InterContinental Hotels Group (IHG) announces the signing of a new 900-room InterContinental® Hotels & Resorts property in downtown Los Angeles, California. The luxury hotel will make its mark on the city’s skyline as part of Korean Air and Hanjin Group’s more than $1.1 billion new-build Wilshire Grand project. Once completed it will be the largest InterContinental hotel in the Americas region. The 73-story, 1,100-foot tall development is set to be the tallest building in the western United States, providing unobstructed 360-degree views of Los Angeles. Currently under construction, the development will house the InterContinental hotel as well as offices and retail space. The hotel will be the first on the west coast to have a sky-lobby, which is located on the 70th floor. It is set to open in 2017 and will be the first hotel built by Korean Air in the U.S.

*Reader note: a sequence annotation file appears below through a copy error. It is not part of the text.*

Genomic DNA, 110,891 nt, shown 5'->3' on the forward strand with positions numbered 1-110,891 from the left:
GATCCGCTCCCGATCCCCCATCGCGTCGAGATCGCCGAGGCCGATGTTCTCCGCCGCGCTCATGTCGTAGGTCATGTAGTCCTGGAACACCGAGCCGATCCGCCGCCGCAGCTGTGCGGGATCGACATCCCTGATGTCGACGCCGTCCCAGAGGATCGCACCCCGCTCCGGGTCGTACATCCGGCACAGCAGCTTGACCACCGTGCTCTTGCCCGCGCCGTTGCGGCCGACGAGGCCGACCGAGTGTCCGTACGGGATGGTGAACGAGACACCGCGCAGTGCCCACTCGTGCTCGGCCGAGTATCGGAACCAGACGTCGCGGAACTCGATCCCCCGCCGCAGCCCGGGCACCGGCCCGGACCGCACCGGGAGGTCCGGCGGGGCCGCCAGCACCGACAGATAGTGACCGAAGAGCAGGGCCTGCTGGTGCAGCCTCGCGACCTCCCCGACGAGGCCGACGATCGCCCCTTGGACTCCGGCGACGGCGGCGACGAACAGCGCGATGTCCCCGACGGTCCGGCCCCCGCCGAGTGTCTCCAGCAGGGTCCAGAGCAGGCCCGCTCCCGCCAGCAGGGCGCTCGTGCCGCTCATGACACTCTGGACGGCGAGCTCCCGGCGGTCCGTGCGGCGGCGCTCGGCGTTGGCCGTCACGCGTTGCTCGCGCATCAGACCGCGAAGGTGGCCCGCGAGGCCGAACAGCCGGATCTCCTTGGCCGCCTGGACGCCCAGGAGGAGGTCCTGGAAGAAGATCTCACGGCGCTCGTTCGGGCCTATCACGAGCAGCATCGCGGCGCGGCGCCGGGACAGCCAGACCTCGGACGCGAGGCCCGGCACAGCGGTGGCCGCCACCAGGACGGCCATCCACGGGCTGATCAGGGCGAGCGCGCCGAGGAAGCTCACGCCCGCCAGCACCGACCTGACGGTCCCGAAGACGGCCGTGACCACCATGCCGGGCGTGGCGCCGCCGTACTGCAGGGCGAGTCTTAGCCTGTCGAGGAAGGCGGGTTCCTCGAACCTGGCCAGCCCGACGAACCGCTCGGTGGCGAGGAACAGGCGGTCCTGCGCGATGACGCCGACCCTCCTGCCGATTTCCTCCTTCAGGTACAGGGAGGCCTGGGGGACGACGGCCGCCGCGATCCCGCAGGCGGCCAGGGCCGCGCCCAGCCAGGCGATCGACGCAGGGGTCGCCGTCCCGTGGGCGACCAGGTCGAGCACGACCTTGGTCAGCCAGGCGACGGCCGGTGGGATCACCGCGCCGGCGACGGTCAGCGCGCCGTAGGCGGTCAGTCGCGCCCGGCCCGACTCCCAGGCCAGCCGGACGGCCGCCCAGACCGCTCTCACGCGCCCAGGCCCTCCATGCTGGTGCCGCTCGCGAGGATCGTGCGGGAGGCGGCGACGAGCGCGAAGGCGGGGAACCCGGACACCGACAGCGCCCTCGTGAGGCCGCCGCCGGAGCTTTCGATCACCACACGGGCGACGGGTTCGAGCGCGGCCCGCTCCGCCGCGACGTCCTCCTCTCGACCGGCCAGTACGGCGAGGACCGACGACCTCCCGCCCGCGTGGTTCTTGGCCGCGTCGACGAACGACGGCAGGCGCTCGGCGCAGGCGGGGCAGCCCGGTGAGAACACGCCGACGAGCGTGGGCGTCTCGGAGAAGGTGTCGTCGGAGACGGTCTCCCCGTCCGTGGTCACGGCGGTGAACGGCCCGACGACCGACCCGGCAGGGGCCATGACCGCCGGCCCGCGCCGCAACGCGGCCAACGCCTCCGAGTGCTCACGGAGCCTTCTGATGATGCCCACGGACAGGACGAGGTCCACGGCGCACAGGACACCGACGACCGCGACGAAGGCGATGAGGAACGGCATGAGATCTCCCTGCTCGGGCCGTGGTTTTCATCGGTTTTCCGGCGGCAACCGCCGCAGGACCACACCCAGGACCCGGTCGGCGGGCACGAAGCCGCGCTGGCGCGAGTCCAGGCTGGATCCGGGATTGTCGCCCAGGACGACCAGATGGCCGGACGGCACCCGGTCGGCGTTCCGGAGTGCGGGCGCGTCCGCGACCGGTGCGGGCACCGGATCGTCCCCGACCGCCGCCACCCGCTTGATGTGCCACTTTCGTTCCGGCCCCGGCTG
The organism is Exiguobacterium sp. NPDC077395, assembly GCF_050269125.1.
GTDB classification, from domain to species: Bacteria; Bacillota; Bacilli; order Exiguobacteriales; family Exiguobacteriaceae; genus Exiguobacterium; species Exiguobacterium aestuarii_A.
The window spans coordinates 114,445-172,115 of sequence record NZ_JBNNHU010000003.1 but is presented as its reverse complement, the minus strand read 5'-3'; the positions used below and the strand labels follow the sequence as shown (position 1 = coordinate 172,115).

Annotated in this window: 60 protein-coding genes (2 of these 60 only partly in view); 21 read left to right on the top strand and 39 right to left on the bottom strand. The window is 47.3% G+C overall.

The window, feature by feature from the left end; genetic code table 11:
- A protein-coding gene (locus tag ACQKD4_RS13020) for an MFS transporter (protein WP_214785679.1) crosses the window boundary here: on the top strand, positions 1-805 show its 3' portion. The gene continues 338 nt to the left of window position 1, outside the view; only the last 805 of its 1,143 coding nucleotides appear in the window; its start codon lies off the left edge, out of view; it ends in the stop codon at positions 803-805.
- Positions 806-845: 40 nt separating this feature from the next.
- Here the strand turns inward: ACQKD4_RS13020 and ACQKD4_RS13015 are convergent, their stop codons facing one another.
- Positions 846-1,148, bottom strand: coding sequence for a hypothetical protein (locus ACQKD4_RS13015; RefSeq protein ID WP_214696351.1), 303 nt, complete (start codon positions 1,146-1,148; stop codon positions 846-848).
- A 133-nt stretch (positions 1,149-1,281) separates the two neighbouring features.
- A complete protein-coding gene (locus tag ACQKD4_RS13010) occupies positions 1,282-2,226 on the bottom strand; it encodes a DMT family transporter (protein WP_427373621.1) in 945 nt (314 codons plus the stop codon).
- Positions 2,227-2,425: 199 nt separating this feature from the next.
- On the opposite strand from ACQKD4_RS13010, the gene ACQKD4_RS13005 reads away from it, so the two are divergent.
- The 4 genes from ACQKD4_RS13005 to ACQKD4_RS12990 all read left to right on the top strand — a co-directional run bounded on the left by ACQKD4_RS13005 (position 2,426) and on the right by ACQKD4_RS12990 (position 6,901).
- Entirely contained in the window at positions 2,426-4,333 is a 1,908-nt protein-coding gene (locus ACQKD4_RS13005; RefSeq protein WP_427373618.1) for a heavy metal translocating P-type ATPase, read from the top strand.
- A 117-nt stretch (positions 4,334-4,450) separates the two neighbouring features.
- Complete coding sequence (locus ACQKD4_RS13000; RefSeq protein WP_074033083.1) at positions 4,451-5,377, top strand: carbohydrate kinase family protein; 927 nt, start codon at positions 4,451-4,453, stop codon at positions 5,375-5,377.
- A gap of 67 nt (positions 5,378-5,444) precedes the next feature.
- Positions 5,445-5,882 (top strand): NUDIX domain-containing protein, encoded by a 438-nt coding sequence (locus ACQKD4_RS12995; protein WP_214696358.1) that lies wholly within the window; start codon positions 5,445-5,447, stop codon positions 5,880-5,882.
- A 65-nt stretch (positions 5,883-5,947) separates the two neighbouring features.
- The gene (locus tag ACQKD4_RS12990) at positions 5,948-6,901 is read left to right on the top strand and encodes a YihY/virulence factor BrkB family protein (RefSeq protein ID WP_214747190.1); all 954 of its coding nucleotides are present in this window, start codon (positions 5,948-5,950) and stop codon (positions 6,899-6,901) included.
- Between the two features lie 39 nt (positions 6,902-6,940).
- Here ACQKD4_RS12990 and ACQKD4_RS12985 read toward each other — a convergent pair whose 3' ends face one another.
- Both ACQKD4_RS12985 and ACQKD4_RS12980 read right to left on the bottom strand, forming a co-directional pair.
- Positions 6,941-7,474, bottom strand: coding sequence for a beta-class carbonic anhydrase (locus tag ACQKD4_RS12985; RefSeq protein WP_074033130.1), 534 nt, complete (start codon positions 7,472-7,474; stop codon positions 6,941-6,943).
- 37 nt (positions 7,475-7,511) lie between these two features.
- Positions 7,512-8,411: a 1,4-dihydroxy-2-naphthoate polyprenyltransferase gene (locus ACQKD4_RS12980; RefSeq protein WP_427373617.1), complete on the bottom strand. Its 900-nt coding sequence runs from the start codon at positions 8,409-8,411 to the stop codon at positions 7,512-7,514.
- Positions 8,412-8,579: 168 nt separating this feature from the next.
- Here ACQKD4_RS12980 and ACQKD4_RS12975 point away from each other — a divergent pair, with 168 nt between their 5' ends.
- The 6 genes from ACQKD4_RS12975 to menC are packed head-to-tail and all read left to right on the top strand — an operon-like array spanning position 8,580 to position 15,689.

Similar to the InterContinental hotel brand, Hanjin and Korean Air have been a part of the international scene for decades. From its humble beginnings in 1945, Hanjin and Korean Air have become one of the largest logistics and travel/hospitality companies in the world, including the largest Asian airline in Los Angeles. The InterContinental brand began just a year later in 1946 and became the world’s first truly international luxury hotel brand. Today, the InterContinental brand has grown to more than 180 hotels globally and has 51 additional hotels in its development pipeline. Both brands share parallel histories and a deep commitment to creating solutions that meet the evolving needs of today’s global travellers.
The impressive height and sleek design of the InterContinental Los Angeles Downtown building complements the design style of the InterContinental brand’s city hotel destinations. In particular, the new property will reflect the four ecological typologies of Los Angeles while also embracing the laid-back sophistication of the city. The natural wood and warm colours in the building will reflect the city’s beach culture while the hotel’s sky lobby will incorporate Los Angeles’ car culture into the design through abstract representations of car lines into the internal panelling and décor.